How Can We Avoid Making Miscalculations In A Negotiation?

During a negotiation we don't want to underestimate ourselves
During a negotiation we don’t want to underestimate ourselves
Image Credit: Tamyka Bell

So, how is your next negotiation going to turn out? I think that we all go into a negotiation with an expectation of how things are going to proceed. However, could we be wrong? Could we be overconfident that something (good or bad) is going to happen? Could this impact how we go about negotiating? It turns out that we need to take some time and make sure that we don’t underestimate ourselves.

The Problem With Overconfidence

As negotiators we need to understand that over-precision doesn’t necessarily lead us to think we’re the best negotiator. Rather, it causes us to trust our initial instincts just a bit too much. This is especially true when we are involved in business negotiations. There will cases where we’re overconfident that we’ll perform worse than others. This tendency can be applied to almost all competitive situations including our negotiations.

Those negotiators who underestimate their ability to be competitive usually will choose to stay out of a negotiation. An example of this comes from research that shows that when a tight deadline is imposed on a negotiation, both sides routinely think the deadline will hurt them and benefit the other side. Although it’s true that time pressure may force you to concede more quickly, it turns out that the deadline will exert just as much pressure on the other side – a fact that many of us tend to forget.

The Problem With Overconfidence About Future Events

Of course, we can also be overconfident of our chances of “winning” a negotiation also. When we view a task as being “easy” or when your position seems strong, or when you are highly motivated to succeed, then you are likely to believe that you will best the other side. However, negotiators often fail to consider an additional crucial factor: how strong their position is in relation to the other side’s position. As a rule, negotiators will spend too much time thinking about their own strengths and weaknesses, and not spend enough time thinking about the other side’s bargaining position during a business negotiation.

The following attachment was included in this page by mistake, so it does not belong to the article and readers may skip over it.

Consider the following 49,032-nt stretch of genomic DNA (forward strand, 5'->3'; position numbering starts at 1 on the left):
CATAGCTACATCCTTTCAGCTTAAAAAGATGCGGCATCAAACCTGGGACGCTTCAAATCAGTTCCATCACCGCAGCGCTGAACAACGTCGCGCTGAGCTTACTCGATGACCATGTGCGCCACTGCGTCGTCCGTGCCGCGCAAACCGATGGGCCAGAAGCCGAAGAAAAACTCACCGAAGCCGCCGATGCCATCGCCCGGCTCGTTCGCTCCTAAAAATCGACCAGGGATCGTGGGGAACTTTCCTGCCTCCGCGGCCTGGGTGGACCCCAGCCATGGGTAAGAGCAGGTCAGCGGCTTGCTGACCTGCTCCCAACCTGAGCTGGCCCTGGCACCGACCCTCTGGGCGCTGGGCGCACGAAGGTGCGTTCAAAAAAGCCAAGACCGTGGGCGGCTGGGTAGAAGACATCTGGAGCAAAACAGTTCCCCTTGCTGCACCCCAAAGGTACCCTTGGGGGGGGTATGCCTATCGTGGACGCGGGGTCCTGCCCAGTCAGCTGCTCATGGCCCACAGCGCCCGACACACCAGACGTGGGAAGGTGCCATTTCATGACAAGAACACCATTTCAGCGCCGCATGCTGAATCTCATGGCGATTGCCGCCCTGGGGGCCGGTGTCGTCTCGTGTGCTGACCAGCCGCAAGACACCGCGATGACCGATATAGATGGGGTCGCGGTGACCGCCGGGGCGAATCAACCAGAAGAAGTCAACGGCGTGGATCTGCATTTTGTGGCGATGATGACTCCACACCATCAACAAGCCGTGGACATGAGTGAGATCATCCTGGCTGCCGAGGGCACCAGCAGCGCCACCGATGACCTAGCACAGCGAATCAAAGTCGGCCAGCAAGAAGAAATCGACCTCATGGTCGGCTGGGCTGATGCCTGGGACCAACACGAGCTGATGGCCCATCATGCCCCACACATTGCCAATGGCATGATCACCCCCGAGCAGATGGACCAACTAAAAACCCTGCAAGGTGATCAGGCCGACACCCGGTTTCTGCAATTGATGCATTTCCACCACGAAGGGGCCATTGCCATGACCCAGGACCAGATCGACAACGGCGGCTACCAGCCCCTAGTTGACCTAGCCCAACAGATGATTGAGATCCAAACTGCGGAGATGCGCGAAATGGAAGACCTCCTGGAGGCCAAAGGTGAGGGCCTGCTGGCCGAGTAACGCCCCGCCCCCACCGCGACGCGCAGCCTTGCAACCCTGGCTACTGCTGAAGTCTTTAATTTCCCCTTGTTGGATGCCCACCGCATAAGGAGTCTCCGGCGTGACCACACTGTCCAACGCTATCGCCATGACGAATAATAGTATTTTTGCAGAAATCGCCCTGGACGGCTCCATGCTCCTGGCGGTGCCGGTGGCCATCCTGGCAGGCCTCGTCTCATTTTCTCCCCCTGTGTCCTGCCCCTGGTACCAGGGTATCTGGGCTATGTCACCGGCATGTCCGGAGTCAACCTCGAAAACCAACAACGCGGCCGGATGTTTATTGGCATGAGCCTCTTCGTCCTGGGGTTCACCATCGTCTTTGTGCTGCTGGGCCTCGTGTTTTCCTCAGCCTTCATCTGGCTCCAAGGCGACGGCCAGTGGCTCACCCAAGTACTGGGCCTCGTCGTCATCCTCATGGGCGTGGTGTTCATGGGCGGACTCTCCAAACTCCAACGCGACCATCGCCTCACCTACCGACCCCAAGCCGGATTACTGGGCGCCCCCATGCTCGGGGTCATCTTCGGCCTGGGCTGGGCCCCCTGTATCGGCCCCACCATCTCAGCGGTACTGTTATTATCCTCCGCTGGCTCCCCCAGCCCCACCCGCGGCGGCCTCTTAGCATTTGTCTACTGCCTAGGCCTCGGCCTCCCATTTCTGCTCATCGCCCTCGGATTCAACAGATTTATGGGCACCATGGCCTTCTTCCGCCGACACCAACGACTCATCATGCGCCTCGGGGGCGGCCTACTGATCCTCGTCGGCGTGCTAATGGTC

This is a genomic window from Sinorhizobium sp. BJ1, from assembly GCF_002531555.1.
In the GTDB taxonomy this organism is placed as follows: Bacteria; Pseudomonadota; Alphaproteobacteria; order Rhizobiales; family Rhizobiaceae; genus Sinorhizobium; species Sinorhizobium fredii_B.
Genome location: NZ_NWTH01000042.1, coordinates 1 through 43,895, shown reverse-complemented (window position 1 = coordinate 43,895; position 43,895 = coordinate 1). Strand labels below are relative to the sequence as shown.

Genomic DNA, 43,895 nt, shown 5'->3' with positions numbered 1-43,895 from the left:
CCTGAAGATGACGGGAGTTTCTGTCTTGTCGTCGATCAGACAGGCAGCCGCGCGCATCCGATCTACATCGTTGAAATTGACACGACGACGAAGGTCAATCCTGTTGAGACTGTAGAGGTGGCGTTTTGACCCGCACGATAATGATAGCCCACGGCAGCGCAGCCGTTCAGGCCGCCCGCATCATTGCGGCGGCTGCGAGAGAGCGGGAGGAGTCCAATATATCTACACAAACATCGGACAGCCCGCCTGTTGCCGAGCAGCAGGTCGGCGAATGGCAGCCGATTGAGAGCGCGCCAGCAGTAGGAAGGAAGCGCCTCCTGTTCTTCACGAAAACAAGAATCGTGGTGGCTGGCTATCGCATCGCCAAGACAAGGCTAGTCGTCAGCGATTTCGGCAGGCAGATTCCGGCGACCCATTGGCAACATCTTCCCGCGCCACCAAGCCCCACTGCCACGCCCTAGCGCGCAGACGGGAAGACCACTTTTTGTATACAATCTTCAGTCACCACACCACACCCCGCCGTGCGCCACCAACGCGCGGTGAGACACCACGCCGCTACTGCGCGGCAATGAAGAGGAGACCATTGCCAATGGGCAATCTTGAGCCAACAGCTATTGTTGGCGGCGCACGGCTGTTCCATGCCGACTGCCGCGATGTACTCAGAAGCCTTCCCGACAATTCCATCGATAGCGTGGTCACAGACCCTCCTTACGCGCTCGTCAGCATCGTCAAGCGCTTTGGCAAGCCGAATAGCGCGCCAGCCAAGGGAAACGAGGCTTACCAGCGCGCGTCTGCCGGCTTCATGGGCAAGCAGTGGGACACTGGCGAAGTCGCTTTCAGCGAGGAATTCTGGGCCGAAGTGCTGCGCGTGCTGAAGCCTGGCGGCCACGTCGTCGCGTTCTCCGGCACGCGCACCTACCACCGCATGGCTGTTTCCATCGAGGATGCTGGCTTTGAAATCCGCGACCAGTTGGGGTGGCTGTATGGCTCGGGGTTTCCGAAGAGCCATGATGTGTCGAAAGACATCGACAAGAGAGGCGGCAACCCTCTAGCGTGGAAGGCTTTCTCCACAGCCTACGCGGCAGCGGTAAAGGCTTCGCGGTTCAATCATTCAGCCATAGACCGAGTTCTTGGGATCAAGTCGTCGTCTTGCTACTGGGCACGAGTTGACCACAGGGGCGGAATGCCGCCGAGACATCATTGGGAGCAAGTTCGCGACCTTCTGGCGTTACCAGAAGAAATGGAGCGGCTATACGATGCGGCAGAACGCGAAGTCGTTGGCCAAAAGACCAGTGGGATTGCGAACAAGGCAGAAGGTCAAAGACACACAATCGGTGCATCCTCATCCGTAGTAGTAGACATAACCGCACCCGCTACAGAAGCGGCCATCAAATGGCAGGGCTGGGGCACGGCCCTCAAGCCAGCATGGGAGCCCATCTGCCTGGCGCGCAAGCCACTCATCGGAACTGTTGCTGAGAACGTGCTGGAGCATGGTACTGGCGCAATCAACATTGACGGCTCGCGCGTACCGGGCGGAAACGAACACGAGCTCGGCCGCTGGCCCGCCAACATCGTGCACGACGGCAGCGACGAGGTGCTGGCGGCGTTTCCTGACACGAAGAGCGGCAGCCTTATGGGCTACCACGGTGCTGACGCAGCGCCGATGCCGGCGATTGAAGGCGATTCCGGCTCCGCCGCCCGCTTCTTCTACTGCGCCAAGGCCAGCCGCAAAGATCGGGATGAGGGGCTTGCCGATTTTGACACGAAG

Consequently, when both sides feel their case is strong, there is a very good chance that a protracted and painful negotiating battles are likely to occur. Consider how this can happen in legal disputes. Plaintiffs with a weak case are willing to settle, as are weak defendants. However, when both sides believe their cases are strong, they will refuse to settle and may wind up in court – ultimately a mistake for one of the sides.

What All Of This Means For You

I think that we can all agree that confidence is an important part of any negotiation. Negotiators know that if they want to be successful in their next negotiation, they need to enter into the negotiation with self-confidence. However, it turns out that this can be a two sided tool. If we have either too much confidence or the wrong type of confidence it may work against us during the negotiation. What can we do about our confidence problem?

Negotiators need to realize that our confidence may cause us to trust our initial instincts too much. This may cause us to believe that we’ll do poorly in the negotiation. We need to understand that pressures in a negotiation weight on the other side just as much as they do on us. It turns out that we may enter a negotiation with too much confidence. We need to understand how our position matches the other side’s position. If both sides believe that their position is strong, then a long negotiation may be the result.

There is no question that confidence is a key factor in making sure that your next negotiation will be a success. However, it turns out that we may believe too strongly that we will either not be successful or that we will be successful. Understanding that these are challenges that we are facing can allow us to adjust our approach to a negotiation. Having this knowledge can help us to be able to successfully reach a deal with the other side.

– Dr. Jim Anderson Blue Elephant Consulting –
Your Source For Real World Negotiating Skills™

Question For You: If we don’t think that we’ll be successful in a negotiation, how can we adjust our level of confidence?

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What We’ll Be Talking About Next Time

Just exactly how committed to reaching a deal in your next negotiation are you? If you are like most of us, you really do want to have the result of all of your time and effort that you’ve spent on the negotiation be an eventual deal. There’s no problem feeling this way, but it is possible that we can take it too far. If we allow ourselves to become too committed to reaching a deal in a negotiation, it can start to affect our decision making abilities. We need to be aware of just how much we want that deal.